By Sisay Sahlu
ADDIS ABEBA – National reconciliation commission is facing some challenges from the get go as its members urge government to facilitate their mandated tasks.
Government established in December a reconciliation commission to create a “genuine dialogue” between conflicting groups in several parts of the country.
House of parliament has also approved its members in February and give them a mandate to contribute in restoring peace in conflict prone areas while resolving clashes, promoting peaceful coexistence and ensuring justice and rule of law.
Despite this, ethnic tensions continue to simmer the country.
Members of the commission said they are itching to work but challenges related mainly to logistics are hampering their effort.
“To carry out the tasks that the parliament bestowed up on us, the government has to show its practical commitment and support us,” said Cardinal Berhane Eyesus, chairman of the commission, while briefing reporters on Tuesday.
He said government has to arrange “the necessary preconditions” that could enable the commission perform its tasks.
The commission is still in dark over the amount of budget allocated to its works and is still short of manpower.
“The commission has only one permanent employee, and an office which is not fully equipped. That is why we are giving presser at the hotel,” said Yetnebersh Nigussie, deputy chairperson of the commission.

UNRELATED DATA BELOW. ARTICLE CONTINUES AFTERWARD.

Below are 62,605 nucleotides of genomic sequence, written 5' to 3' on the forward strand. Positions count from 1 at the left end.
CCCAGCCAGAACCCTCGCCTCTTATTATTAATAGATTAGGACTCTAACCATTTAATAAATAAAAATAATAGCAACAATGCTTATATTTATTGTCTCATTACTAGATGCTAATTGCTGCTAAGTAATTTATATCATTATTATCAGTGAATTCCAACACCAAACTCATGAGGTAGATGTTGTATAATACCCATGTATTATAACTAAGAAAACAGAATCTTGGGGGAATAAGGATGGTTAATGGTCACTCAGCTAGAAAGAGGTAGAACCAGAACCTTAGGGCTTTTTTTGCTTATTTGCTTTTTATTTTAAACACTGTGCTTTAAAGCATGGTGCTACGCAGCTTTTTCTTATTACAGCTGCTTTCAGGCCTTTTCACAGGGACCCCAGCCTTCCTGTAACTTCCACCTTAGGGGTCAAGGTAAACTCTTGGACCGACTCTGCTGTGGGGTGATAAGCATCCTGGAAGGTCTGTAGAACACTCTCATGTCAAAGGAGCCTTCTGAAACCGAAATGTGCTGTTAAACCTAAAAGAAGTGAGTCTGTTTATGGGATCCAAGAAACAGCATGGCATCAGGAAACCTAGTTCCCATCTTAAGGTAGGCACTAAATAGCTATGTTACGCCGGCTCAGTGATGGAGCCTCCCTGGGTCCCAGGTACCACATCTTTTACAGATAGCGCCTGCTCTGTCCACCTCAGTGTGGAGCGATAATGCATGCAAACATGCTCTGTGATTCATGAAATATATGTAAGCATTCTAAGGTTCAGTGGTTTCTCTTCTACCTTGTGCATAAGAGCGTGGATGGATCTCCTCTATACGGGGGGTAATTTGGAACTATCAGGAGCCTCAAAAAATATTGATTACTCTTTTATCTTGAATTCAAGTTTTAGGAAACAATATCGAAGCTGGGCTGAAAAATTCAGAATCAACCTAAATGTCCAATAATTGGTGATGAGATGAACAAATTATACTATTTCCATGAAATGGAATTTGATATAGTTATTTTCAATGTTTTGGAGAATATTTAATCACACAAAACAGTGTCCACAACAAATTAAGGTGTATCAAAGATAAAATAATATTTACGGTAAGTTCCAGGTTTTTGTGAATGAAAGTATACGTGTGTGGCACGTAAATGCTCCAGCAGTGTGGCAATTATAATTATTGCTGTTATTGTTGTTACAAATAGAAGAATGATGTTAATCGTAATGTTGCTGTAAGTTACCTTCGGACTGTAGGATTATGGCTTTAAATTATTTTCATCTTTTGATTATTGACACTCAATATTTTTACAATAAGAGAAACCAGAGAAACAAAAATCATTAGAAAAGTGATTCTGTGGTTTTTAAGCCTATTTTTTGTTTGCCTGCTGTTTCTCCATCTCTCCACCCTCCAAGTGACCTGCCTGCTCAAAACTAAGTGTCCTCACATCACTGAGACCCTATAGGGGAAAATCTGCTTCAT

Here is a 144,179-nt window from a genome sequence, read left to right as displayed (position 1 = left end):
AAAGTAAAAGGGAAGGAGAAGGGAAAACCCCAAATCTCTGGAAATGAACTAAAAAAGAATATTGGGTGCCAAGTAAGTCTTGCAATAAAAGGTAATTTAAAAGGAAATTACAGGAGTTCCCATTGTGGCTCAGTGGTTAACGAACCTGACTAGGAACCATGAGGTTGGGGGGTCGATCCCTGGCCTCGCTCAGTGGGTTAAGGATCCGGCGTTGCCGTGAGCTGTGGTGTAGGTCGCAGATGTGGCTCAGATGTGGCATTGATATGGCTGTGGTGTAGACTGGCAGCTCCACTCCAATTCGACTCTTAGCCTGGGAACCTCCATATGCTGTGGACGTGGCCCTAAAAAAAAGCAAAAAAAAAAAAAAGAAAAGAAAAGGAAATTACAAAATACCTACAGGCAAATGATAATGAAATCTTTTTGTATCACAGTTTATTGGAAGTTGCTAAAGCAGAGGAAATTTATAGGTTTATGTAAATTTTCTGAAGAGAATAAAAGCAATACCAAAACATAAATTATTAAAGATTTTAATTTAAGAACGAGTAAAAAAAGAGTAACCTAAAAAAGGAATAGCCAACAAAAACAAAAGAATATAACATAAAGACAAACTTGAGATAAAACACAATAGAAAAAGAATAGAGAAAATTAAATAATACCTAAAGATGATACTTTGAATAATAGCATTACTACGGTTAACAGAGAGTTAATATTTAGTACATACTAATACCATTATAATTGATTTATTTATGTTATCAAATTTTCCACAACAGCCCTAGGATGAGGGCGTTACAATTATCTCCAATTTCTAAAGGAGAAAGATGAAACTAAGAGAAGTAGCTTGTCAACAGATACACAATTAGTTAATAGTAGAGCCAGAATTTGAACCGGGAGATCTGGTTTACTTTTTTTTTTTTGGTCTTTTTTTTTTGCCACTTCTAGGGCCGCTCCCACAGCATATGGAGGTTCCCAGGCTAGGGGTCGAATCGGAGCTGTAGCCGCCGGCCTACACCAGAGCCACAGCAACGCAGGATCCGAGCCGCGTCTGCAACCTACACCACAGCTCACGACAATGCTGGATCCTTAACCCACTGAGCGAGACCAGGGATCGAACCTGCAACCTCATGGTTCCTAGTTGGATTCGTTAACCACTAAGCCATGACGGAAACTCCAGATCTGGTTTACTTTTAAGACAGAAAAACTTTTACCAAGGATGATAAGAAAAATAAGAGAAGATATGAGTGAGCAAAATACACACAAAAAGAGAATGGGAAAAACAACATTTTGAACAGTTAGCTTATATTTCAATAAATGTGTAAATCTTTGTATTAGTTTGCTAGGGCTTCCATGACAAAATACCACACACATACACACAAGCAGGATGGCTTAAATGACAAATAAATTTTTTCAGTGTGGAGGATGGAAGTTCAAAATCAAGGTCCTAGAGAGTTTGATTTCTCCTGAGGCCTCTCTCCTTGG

The commission has recently secured a building near US embassy to be used as its office.
When asked what they have been doing since their appointment in mid-February, Yetnebersh said the commission has been learning various local and international experiences of reconciliation.
“We now will start to deal with the cases that need an urgent response,” she said.
The commission is also forming a panel of expert that could help the commission by providing researched prior experiences in the area and traditional and customarily practices in conflict resolution mechanisms.
“It will conduct an initial assessment on conflict prone areas that needs immediate attention of the commission,” Yetnebersh said.
The commission has selected 46 cases as top priority for its first engagement, said Yetnebersh.
There are, however, over 1500 cases that are documented at the prime minister office demanding reconciliation and resolution.